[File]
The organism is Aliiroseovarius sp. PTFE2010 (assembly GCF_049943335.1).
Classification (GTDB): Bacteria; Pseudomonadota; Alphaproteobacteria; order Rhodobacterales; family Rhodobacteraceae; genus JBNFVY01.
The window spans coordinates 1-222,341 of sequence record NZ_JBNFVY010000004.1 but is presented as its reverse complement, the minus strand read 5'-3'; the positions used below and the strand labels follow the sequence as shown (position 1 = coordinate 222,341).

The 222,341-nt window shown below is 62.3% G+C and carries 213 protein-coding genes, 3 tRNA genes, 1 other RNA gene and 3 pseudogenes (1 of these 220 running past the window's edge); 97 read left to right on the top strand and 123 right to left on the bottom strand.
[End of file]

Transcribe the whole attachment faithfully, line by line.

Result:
The organism is Aliiroseovarius sp. PTFE2010 (assembly GCF_049943335.1).
Classification (GTDB): Bacteria; Pseudomonadota; Alphaproteobacteria; order Rhodobacterales; family Rhodobacteraceae; genus JBNFVY01.
The window spans coordinates 1-222,341 of sequence record NZ_JBNFVY010000004.1 but is presented as its reverse complement, the minus strand read 5'-3'; the positions used below and the strand labels follow the sequence as shown (position 1 = coordinate 222,341).

The 222,341-nt window shown below is 62.3% G+C and carries 213 protein-coding genes, 3 tRNA genes, 1 other RNA gene and 3 pseudogenes (1 of these 220 running past the window's edge); 97 read left to right on the top strand and 123 right to left on the bottom strand.